Other ideologically oriented and/or anti-worker sections of the money bill include:

  • · A $25 million cut, to $249 million, for the National Labor Relations Board. One rank-and-file right wing GOP congressman wants to cut the NLRB to $150 million.
  • · $1.5 billion combined for OSHA, MSHA and the Office of Federal Contract Compliance, all at DOL. DeLauro calls them the “worker protection agencies.” Combined, they’d get $59 million less than this fiscal year. Barab reported the Senate’s version of the Labor Department’s money bill keeps funding flat for OSHA and MSHA, without a cut.
  •  $1.7 billion for new construction or vehicle purchases for U.S. subways, bus systems and light rail systems, down $659 million from this year’s figure. That money is a key cause of the Amalgamated Transit Union, which represents their workers. Last year’s Republican Party platform doubted subways and buses should get any money at all.

That bus and subway cut “breaks repeated promises from the administration and the (Republican) majority to invest in our nation’s infrastructure,” said Rep. David Price, D-N.C., top Democrat on the panel handling Transportation Department funds.

· Telling the chair of the Commodity Futures Trading Commission, a political appointee, he or she can arbitrarily cut workers’ pay “in contravention of collective bargaining agreements” to avoid furloughs.

· Banning the Equal Employment Opportunity Commission “from moving forward with a policy change aimed at collecting more gender and race information from employers.” Under business and Trump pressure, EEOC yanked that idea in early September, for further study.

EEOC wanted to collect the data more frequently, break wages down by race and gender and publish the statistics in aggregate numbers, not identifying individual workers. The point was to shed further light on unequal pay for equal work – and shame companies into moving towards pay equality.

  • · Eliminating the Consumer Financial Protection Bureau’s “supervision and enforcement authority” over large financial institutions – the ones, though the Dems don’t say so, whose finagling and fraud caused the 2008 crash that robbed people of jobs, homes and pensions.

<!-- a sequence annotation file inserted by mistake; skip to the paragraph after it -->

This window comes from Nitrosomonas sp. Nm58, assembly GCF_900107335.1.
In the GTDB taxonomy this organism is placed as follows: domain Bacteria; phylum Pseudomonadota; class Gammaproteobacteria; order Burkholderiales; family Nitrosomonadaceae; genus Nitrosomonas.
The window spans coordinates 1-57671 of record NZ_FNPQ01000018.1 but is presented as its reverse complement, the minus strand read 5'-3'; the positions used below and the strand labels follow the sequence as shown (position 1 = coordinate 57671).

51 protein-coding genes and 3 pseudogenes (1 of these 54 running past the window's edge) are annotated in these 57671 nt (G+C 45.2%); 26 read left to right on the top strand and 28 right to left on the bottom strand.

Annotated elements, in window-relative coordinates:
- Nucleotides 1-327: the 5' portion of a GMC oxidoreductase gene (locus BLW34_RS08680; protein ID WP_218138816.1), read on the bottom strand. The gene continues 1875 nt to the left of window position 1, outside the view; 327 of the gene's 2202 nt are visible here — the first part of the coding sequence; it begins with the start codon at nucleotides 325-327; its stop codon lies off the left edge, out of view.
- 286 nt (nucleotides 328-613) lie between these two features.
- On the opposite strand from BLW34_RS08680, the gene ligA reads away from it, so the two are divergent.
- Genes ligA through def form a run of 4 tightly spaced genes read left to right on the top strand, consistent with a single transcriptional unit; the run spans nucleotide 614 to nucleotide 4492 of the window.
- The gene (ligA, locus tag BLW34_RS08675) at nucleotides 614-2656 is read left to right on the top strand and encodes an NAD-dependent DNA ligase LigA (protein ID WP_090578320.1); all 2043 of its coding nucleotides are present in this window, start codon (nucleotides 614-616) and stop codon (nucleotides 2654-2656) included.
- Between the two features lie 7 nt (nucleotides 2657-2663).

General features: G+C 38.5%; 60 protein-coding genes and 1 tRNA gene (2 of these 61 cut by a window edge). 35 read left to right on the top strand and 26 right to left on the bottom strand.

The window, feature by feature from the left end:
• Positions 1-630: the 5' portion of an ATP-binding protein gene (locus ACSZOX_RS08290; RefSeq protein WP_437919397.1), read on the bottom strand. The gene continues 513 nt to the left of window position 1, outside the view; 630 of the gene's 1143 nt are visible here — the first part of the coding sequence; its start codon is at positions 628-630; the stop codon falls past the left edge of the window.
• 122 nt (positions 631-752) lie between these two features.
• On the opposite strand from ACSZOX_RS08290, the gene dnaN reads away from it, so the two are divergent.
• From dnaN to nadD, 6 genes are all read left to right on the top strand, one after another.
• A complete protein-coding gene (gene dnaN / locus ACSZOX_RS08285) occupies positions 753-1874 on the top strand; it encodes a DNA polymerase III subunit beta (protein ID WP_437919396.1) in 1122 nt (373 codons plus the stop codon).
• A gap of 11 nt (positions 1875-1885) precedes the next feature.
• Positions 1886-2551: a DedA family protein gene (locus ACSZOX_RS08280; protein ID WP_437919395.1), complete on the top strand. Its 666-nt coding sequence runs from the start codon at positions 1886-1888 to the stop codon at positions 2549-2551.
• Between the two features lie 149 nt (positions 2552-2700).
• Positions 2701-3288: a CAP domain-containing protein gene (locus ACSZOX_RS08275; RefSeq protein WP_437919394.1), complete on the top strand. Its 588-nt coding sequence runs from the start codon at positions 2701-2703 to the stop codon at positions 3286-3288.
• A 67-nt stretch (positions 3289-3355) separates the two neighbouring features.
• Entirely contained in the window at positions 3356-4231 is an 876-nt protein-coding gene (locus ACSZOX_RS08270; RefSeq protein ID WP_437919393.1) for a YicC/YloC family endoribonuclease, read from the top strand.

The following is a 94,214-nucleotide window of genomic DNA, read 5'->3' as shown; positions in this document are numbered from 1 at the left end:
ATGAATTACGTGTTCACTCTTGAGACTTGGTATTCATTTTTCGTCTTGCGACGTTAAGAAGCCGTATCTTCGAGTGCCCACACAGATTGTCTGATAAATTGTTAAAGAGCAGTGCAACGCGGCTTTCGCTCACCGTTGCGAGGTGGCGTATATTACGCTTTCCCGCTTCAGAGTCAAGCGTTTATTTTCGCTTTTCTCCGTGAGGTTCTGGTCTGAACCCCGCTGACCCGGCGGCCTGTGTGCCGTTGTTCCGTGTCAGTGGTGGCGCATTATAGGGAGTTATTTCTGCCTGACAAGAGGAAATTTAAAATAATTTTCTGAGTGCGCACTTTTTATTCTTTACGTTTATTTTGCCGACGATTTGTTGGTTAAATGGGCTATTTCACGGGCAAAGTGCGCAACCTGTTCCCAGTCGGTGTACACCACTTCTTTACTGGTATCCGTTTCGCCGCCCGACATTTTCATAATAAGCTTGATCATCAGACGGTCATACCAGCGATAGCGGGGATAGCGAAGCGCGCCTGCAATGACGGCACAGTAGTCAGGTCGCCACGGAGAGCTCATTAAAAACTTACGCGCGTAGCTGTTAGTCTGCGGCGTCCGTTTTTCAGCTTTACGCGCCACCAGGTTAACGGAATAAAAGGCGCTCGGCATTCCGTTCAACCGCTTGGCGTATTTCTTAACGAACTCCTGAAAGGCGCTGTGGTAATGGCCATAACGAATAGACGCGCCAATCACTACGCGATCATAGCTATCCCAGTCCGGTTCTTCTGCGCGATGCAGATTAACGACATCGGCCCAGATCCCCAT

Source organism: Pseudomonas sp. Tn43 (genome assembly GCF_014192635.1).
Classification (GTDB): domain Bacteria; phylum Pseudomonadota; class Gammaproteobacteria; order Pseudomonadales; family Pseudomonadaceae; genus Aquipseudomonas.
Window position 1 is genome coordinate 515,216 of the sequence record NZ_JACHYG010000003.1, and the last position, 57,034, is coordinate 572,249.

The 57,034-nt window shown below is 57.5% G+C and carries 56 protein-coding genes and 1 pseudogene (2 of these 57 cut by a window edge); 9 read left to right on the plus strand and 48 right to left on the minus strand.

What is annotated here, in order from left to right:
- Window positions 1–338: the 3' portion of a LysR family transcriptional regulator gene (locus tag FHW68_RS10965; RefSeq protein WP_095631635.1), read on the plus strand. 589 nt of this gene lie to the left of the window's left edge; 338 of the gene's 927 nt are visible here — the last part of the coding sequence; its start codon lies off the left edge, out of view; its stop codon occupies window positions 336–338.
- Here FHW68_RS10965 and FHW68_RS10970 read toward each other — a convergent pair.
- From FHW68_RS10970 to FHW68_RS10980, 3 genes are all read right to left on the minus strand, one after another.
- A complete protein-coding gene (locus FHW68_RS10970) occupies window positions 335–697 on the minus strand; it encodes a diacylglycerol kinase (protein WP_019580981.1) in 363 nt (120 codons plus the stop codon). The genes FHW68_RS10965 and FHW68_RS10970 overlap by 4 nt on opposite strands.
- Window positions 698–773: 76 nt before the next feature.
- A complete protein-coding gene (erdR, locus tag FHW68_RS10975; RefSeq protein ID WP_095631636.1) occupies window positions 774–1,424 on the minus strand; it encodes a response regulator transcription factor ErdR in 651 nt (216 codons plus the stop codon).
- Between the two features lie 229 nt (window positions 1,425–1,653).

• · Banning the CFPB from “outlawing pre-dispute arbitration.” Agency Director Richard Cordray says banks and financiers force arbitration on consumers, taking away their rights to get money when they’ve been wronged. The financiers win 93 percent of arbitrations, he adds.
  • · Banning CFPB’s “Volcker rule,” meant to split banks’ risky financial trading from their everyday business handling consumers’ funds – or using consumers’ funds for their trades.
  • · Banning the CFPB from regulating and enforcing its rules against exploitative payday lenders, who charge consumers annual interest in the triple figures.
  • · Killing all $2.1 billion for the Education Department’s Effective State Instruction Grants, one of several education improvement programs, all top causes of the School Administrators.

Eliminating all federal family planning ($286 million) and teen pregnancy prevention ($108 million) money. That’s in addition to cutting off all funds for Planned Parenthood for services – abortion, health counseling, pregnancy prevention or anything else – it gives to Medicaid recipients. Those three moves “attack women’s health,” says Rep. Rosa DeLauro, D-Conn., the top Democrat on the Appropriations subcommittee that handles labor, education and health and human services funding.

Source: PAI